Paradise Found

This is how much I love Paradise Forks, a climbing area at the upper reaches of Sycamore Canyon about an hour outside Flagstaff: when friends and I were driving the four hours from Tucson to get there, we didn’t even turn on the radio; we just bounced up and down on the car seats yelling, “Forks! Forks! Forks! Forks!” It’s a hysterically magical place.

The view from the Prow at Paradise Forks shows the vast canyon network below

And it’s not just for climbers. Sycamore Canyon cuts the northern tip of the Mogollon Rim into a deep V with basalt cliffs plunging 150 feet to a riparian creek bed below. It’s stunning, with seasonal falls filling the Gold and Silver Ponds in each upper reach, draining around the fortress of the Prow, where the rock shifts in color from orange to black. Though the falls don’t run in summer, the temperature is lovely, especially in the shade of high ponderosas. Climber trails lace the cliff edges to access climbs, but they also provide amazing views to hikers. Tagging this vista, the Sycamore Rim Trail continues in an 11-mile loop at the upper reaches of the canyon, flat until a 1,000 foot climb up KA Hill and back down. Other trails like Kelsey Springs and Little Lo explore the canyon bottom, which is 21 miles end to end and 7 miles at its widest point, hiding polished white box canyons, springs and meadows.

Friend and climber Clare Stielstra checks out lines on the Sine Wall across the way

But Paradise Forks is, well, paradise. The basalt cliffs that line the top of the canyon are split with vertical cracks, ruled like notebook paper, and the style of climbing done here is unique. Rather than holding on to the rock, most of the time you’re fitting into it, squeezing hands, knees, elbows, sometimes whole shoulders into the crevices. Equally unique, every climb can be top-roped, freeing scaredy-cat climbers like myself from the pressure of leading and letting us just play.

A climber gets swallowed by Supercrack above the Gold Pond in Paradise Forks

Every climb is its own physical poem, a vocabulary of moves that I search for in the same way I scan my brain for the right word. A climb like Supercrack (5.9) starts with a finger-width slit at the bottom, gradually widening to a chimney you can fit your whole body inside, so that every few moves you’re adding something to the space: fingers, then flat palms, then closed fists, then you’re shuffling up with a knee and an elbow in a move delightfully called the “chicken wing.” Or there are climbs like Tangent (5.10) that work like stanzas: an orange corner like an open book with a thin crack in the binding, then you hoist yourself to the top of a pedestal; another, entirely different thin crack on a grey face and another pedestal; then a swooping curve next to a swallow’s nest. Or Raindance (5.10), a solitary climb on a buttress between broken columns, where the rappel to the canyon bottom feels like dropping into a rainforest, lush and quiet. You pull out from under a roof onto a thin crack, a movement that seems to take a small miracle, and then you just breathe, listen, and fit your hands into the network of cracks that comes next. There’s a clear-headedness that comes with crack climbing for me. Because the route is obvious, drawn on the face itself, I stop thinking about where I’m supposed to go next and just take one move at a time. And suddenly the grade doesn’t matter, and the fact that I’m top-roping and not leading doesn’t matter, and what other climbers are gabbing about across the canyon doesn’t matter. It’s just the joy of movement and the beauty of the canyon, and suspended in the middle of a rock face these are the only things that exist.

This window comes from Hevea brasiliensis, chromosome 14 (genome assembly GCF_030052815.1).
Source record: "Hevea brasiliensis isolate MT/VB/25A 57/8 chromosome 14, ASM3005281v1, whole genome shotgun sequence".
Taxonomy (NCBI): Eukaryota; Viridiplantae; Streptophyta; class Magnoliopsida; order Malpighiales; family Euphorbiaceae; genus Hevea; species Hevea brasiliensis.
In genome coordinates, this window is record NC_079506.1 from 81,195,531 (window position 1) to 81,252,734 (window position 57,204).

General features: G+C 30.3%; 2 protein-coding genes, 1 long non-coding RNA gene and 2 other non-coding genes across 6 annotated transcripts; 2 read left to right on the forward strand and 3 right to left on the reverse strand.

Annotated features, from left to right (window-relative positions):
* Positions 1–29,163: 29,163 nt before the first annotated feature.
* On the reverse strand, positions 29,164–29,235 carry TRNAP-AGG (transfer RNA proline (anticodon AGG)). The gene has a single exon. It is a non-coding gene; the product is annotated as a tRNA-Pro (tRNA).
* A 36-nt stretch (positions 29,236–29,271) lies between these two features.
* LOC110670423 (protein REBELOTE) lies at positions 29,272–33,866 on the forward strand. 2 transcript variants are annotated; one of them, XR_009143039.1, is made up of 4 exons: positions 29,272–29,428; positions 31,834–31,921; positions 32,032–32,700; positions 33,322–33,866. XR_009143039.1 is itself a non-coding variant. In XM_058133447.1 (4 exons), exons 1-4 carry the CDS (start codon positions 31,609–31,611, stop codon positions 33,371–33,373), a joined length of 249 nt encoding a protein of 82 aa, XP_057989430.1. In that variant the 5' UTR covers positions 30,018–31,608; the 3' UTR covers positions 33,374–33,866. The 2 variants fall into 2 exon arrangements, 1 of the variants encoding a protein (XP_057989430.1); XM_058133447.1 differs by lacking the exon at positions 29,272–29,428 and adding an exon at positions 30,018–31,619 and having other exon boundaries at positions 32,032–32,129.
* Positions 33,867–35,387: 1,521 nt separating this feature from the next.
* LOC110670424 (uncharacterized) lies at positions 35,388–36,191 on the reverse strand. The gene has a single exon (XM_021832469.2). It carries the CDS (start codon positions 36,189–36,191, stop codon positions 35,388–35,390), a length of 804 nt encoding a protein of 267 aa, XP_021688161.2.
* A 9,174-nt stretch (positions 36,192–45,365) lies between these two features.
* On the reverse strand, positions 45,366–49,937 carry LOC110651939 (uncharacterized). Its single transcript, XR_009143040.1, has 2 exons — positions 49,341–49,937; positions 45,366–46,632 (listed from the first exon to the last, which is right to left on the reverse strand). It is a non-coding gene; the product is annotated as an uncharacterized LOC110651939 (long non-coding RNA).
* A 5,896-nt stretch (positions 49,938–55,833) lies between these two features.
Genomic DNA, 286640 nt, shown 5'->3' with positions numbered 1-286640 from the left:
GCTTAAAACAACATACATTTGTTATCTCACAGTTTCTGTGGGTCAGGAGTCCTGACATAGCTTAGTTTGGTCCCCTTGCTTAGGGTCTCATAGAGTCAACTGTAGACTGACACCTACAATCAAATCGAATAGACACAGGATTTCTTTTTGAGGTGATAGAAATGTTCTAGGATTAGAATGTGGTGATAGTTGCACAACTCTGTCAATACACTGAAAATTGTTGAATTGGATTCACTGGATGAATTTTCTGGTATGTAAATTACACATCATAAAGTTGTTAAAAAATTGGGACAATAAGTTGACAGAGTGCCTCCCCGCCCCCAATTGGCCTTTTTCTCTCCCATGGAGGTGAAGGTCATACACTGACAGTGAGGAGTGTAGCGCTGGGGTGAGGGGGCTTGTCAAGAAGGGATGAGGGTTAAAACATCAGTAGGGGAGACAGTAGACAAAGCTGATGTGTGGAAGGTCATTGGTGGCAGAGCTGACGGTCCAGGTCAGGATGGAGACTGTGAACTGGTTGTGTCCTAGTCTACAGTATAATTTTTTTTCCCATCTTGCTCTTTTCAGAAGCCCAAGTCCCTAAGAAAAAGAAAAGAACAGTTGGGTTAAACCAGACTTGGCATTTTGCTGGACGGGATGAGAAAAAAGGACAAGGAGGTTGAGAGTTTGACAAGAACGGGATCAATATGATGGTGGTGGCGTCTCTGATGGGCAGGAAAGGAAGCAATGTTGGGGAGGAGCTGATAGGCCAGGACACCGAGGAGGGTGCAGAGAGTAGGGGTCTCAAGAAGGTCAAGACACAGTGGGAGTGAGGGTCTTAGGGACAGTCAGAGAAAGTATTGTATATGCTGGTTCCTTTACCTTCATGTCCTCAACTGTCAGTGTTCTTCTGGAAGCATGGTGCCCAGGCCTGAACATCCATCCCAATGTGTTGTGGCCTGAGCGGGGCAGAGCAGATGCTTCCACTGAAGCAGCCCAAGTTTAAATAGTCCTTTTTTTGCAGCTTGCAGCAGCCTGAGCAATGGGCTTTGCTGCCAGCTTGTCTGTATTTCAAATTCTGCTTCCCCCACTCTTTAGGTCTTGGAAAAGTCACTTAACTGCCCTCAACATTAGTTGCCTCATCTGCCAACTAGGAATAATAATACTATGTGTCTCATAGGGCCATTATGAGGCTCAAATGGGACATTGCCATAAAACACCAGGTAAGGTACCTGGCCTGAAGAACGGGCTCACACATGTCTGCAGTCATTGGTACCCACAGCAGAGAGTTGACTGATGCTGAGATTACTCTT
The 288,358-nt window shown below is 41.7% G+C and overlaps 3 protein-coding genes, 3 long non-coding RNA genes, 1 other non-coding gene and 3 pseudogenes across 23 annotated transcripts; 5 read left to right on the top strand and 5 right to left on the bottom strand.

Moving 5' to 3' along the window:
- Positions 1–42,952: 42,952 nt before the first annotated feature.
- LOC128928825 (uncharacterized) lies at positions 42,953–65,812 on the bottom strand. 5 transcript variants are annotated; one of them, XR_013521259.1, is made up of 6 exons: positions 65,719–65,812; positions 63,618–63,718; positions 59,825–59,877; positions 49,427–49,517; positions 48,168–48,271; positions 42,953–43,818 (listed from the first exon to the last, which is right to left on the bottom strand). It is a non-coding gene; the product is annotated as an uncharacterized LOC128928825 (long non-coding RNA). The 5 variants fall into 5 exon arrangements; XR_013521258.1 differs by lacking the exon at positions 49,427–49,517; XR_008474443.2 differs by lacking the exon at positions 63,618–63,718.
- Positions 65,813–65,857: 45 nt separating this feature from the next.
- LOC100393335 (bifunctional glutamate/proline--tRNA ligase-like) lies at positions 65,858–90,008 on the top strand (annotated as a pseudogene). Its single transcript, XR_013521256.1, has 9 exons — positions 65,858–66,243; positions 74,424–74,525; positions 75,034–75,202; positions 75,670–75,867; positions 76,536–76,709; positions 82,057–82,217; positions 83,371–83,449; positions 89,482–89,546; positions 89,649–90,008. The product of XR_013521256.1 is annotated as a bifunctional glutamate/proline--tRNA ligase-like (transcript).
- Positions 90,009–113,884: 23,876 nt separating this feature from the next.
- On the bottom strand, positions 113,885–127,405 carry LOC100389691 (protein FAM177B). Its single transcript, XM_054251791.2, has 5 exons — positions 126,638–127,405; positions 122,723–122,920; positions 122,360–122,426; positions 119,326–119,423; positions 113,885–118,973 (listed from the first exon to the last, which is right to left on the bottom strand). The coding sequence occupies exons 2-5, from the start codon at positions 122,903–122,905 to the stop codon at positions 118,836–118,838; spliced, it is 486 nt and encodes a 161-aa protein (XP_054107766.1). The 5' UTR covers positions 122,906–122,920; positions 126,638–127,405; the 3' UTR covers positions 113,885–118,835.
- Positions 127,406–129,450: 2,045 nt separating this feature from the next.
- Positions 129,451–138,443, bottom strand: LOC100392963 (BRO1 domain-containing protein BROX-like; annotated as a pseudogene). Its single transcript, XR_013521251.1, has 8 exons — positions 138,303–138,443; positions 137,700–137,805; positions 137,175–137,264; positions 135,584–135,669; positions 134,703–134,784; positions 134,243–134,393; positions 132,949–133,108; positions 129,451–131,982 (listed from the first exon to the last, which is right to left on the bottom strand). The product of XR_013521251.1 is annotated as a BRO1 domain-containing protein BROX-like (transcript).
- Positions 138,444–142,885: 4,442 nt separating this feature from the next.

How to get there:

Take Route 66 west out of Flagstaff and continue on when it turns into I-40 heading towards Williams. Take exit 178 south onto Garland Prairie Road, which quickly turns to gravel but is passable with low-clearance vehicles. This road takes a sharp right curve heading into a huge meadow where cattle and sheep are grazed, and in the woods beyond watch out for elk and deer. Turn left on F.S. 527, which leads to trailhead parking for Paradise Forks / Sycamore Falls and one of the five access points for the Rim Trail (for others, visit the Forest Service website here: White Horse Lake, stocked with fish, is just another minute down the road.


While the Falcon guide Rock Climbing Arizona covers most of the Forks, it excludes the Sine Wall, in my opinion the most beautiful section where the rulebook-straight cracks meld and curve into one another. For a more comprehensive guide, check out A Cheap Way to Fly: Rock Climbing Guide to Northern Arizona by Tim Toula.

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